Senators Add Protection for Detainees to Immigration Bill

The Judiciary Committee started a long week of immigration reform markup with a series of amendments to protect the rights of detained and deported immigrants.

By Seth Freed Wessler May 21, 2013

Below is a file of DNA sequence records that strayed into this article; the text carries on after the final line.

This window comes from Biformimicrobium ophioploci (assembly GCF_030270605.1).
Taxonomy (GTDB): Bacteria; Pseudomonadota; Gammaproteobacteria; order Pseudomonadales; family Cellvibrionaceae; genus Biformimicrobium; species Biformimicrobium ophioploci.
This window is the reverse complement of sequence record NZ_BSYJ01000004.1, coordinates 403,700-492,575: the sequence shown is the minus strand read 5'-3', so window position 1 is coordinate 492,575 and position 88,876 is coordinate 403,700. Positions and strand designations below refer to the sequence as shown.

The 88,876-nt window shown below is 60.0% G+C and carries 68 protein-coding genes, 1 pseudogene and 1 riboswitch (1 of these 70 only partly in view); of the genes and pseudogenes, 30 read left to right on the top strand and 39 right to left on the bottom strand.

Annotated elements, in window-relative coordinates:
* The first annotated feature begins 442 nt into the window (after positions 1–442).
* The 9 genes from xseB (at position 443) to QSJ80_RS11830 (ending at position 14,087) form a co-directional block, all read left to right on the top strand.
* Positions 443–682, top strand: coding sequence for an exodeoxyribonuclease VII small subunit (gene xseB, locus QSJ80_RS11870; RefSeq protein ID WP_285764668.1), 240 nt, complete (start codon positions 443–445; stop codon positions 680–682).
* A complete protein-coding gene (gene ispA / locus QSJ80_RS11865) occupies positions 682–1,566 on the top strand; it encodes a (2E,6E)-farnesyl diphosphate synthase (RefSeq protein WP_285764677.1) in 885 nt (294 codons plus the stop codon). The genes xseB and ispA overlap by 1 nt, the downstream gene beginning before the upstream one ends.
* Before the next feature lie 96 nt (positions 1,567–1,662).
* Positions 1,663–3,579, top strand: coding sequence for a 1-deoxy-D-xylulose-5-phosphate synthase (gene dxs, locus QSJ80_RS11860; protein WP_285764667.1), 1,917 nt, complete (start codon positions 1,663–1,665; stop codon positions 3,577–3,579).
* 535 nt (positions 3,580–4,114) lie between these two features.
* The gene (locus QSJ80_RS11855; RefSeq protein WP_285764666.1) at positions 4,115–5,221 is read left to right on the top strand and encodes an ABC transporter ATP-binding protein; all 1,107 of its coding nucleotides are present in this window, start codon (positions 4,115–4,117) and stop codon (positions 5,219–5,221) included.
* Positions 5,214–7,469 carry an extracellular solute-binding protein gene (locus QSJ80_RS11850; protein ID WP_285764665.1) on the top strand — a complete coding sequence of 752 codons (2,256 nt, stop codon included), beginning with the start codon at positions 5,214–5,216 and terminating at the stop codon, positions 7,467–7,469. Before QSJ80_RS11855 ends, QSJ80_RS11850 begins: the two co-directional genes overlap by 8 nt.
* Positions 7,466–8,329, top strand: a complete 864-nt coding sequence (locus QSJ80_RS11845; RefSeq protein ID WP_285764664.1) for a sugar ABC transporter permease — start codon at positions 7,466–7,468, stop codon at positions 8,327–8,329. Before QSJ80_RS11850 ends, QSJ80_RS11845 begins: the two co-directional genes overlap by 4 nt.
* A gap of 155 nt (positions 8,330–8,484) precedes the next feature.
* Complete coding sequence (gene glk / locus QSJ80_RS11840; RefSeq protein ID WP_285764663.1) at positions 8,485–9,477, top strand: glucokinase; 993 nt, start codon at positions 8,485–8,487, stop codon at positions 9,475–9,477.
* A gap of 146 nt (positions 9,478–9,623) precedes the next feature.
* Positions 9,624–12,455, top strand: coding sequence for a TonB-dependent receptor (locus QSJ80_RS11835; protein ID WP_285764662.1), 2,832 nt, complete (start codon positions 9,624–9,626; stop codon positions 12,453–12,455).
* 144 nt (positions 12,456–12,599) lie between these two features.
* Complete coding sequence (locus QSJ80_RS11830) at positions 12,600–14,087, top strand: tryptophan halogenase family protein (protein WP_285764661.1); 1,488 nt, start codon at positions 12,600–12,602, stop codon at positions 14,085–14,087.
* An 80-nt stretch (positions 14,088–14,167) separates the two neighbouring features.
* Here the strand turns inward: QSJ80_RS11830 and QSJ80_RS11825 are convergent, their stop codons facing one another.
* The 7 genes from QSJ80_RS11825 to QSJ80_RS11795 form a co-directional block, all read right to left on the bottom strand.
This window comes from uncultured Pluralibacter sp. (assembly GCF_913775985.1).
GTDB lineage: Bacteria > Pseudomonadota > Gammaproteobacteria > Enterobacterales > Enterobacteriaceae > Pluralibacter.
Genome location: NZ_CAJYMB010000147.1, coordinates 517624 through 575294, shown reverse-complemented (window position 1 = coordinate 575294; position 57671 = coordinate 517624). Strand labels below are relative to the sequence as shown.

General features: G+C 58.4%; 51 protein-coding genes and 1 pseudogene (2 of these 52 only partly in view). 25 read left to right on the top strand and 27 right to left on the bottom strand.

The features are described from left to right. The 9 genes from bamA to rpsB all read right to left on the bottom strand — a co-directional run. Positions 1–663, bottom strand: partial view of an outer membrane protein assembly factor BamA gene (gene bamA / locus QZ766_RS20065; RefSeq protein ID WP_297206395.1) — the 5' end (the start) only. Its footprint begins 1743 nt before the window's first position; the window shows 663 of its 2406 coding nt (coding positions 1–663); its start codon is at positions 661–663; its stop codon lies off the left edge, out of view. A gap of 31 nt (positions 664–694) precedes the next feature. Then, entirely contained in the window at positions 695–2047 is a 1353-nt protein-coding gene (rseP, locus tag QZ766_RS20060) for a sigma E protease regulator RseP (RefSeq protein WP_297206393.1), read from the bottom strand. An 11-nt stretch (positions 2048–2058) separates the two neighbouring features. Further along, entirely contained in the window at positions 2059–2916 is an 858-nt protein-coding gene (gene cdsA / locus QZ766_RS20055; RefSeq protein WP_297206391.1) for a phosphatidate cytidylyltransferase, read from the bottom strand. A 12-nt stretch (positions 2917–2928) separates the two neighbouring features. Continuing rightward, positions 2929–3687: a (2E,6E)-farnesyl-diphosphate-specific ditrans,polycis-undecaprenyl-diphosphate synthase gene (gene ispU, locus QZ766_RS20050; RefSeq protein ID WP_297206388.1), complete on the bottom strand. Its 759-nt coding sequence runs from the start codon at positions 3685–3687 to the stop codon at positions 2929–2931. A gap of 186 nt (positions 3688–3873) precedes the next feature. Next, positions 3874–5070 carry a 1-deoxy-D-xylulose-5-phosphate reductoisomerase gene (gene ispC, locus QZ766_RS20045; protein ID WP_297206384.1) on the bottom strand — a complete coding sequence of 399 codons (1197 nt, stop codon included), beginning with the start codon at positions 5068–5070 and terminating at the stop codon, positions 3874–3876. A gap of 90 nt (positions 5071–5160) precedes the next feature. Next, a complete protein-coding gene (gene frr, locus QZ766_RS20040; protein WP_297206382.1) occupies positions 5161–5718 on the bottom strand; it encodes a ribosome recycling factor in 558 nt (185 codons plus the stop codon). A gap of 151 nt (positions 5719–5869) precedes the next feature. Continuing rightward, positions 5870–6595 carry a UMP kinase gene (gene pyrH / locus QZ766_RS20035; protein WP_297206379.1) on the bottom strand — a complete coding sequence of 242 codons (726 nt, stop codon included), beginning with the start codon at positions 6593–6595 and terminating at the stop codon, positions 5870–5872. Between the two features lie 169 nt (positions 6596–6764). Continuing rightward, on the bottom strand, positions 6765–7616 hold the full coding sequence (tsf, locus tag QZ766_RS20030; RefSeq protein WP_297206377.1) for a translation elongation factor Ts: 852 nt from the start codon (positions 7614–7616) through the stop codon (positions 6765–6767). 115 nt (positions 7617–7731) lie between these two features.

The Senate Judiciary Committee went into immigration high gear yesterday, working later into the evening on 50 amendments to the immigration reform bill. At the end of the day of markup, the bill was amended in a number of ways to protect the human rights and civil liberties of detainees. Rights groups claimed the votes as small victories in their long effect to chip away at the abuses of immigration detention and deportation. Among the biggest victories for the rights of detainees was the passage yesterday of an [amendment]( from Sen. Richard Blumenthal, D-Conn., to limit the use of solitary confinement for detainees. A recent [investigation by the NY Times]( found that at least 300 Immigration and Customs Enforcement detainees are held in solitary confinement each day. This means they’re kept in a cell for at least 22 hour a day. Half are held in these conditions for more than two weeks at a time, sometimes in tiny windowless cells. The Times investigation found that ICE lacks guidelines and rules for the use of solitary confinement. The Blumenthal amendment would send the agency clear limits on the practice, especially for young and mentally ill detainees, and require ICE to develop oversight mechanism for it’s hundreds of facilities, including the private and county jails with ICE contacts. The senators also agreed on another Blumenthal [amendment]( that limits ICE’s authority to conduct raids near schools, hospitals, and religious institutions. A major amendment sponsored by Sen. Al Franken, D-Minn., and Sen. Chuck Grassley, R-Iowa, would protect children of detained and deported parents from entering foster care or becoming stranded if their mother of father is taken by immigration agents. The amendment is the only one of the over 100 considered so far by the committee to have passed with full bi-partisan support with votes of approval from all 18 members of the committee. The[ Humane Enforcement and Legal Protections for Separated Children Act](, as the amendment is called, was introduced as a stand-alone bill by members of Congress in recent years but never became law. It allows parents to make addition phone calls to arrange for their kids’ care and makes it easier parents to take part in county child welfare and family court proceedings that affect parental rights and children’s custody. The amendment would also require that ICE consider the best interest of kids when making decisions about the detention of their mother or father. A 2011 [ investigation]( estimated that there were at least 5000 children of detained and deported parents in foster care around the country. Detained parents have often been excluded from the juvenile court proceedings where decisions are made about their parental rights and the future of their children. The Senators narrowly fended off an [amendment]( from Sen. Grassley that would have barred from the path to citizenship any undocumented immigrant suspected of gang activity, even if they have not been convicted of any crime. As I’ve [written before](, provisions that bar immigrants on the basis of suspected gang attachments often rely on overly broad local standards for identifying gang membership and would have overwhelmingly impacted young immigrants of color. The immigration reform bill already includes a [provision]( to exclude immigrants from the provisional path to citizenship if they are deemed to have participated in a gang and knew that their activity was criminal. The Grassley amendment would have vastly expanded this [exclusion]( by forcing immigrants to prove that they didn’t know they were part of a gang. The committee will continue markup today in hopes of making it through all amendments and sending the bill to the Senate floor soon after the Memorial Day weekend. Though yesterday’s votes suggest the path forward in committee could be a reasonably smooth one, a number of controversial amendments may create additional turbulence. Ultimately, the bill is expected to leave the committee and head to the Senate floor where the bill’s supporters hope it will garner broad support. The fate of immigration reform in the House remains far less certain.